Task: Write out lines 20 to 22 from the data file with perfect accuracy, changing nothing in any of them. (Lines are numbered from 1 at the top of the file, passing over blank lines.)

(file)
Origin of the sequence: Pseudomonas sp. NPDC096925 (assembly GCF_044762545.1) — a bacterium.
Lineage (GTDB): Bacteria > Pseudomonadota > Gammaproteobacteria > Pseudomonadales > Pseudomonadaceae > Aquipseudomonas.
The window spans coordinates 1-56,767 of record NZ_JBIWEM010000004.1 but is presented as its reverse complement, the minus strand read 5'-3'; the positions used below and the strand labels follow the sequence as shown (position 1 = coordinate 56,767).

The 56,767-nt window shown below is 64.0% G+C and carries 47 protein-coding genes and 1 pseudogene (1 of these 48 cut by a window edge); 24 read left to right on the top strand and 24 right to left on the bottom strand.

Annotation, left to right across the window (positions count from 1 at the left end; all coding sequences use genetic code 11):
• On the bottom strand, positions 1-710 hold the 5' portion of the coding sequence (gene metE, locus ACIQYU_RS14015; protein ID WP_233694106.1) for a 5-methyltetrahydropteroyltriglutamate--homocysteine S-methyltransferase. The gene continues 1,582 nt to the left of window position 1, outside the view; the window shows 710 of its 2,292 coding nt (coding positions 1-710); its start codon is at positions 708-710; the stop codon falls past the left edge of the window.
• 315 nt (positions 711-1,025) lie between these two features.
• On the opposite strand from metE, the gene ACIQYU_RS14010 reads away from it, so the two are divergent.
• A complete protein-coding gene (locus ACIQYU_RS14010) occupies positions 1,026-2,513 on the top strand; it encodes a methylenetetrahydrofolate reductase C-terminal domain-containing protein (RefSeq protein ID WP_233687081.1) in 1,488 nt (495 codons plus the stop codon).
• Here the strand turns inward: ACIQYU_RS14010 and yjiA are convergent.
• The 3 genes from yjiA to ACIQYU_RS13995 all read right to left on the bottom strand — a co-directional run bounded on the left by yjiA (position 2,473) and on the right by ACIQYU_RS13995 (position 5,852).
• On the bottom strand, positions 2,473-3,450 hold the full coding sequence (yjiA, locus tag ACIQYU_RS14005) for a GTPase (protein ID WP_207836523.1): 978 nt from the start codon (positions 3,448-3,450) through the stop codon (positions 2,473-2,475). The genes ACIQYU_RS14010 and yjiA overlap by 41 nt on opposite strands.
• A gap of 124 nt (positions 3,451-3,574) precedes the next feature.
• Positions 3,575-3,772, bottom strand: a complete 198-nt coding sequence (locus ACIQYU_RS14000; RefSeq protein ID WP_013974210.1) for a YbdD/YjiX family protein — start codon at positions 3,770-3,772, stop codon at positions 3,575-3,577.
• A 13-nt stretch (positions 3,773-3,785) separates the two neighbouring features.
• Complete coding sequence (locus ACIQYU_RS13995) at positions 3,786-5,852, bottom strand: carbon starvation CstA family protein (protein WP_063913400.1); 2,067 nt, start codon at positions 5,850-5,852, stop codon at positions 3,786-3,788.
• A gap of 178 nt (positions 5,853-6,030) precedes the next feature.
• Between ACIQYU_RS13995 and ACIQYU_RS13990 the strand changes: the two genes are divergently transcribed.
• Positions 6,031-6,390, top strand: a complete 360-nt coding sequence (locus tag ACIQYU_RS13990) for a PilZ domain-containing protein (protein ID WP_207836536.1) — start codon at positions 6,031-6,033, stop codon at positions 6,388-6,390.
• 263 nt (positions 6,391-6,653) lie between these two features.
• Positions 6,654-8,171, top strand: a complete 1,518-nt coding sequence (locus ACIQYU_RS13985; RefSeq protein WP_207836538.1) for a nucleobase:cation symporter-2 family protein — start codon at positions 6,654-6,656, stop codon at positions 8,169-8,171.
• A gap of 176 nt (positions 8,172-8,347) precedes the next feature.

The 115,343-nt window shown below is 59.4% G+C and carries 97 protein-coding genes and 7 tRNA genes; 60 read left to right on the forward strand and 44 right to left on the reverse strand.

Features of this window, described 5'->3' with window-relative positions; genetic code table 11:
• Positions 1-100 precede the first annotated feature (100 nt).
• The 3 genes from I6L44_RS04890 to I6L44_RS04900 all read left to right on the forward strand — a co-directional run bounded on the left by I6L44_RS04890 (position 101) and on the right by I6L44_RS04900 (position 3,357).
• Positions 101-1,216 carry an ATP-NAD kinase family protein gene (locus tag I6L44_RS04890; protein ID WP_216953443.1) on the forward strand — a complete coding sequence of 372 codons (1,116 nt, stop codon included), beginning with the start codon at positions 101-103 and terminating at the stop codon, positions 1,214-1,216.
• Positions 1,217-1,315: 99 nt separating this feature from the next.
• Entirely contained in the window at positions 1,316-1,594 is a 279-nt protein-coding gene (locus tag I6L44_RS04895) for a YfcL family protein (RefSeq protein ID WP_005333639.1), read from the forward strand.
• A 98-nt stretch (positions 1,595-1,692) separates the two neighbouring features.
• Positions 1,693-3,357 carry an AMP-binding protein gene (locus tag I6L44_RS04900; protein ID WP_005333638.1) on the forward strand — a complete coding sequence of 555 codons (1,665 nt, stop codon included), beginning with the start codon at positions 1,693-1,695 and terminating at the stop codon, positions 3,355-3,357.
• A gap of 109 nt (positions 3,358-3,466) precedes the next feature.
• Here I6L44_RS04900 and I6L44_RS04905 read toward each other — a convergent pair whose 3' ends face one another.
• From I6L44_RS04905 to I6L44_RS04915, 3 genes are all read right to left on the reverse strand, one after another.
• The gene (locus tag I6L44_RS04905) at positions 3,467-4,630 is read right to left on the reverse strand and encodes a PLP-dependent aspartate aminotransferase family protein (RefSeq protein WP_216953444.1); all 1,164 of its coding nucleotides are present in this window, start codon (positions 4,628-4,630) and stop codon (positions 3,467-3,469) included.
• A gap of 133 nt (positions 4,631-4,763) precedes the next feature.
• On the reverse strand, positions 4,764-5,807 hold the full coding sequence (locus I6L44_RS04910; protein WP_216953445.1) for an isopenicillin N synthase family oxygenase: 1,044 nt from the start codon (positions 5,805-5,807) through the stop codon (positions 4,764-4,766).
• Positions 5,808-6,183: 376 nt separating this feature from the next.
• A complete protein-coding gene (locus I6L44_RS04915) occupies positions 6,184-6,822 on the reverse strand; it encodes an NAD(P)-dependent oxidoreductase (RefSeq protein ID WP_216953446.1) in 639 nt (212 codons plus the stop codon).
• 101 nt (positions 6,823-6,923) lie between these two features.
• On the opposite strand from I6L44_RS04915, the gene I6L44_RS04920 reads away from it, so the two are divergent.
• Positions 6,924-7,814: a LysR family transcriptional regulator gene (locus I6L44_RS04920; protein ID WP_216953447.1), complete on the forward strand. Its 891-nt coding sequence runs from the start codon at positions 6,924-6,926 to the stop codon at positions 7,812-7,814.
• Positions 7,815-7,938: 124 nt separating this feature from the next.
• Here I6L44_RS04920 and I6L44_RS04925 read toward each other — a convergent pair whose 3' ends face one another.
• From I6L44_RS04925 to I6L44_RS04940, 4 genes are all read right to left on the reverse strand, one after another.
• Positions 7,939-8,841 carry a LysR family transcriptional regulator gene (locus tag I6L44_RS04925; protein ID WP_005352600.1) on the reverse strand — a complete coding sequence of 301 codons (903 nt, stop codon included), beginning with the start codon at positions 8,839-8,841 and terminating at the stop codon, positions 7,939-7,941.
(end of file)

• 263 nt (positions 6,391-6,653) lie between these two features.
• Positions 6,654-8,171, top strand: a complete 1,518-nt coding sequence (locus ACIQYU_RS13985; RefSeq protein WP_207836538.1) for a nucleobase:cation symporter-2 family protein — start codon at positions 6,654-6,656, stop codon at positions 8,169-8,171.
• A gap of 176 nt (positions 8,172-8,347) precedes the next feature.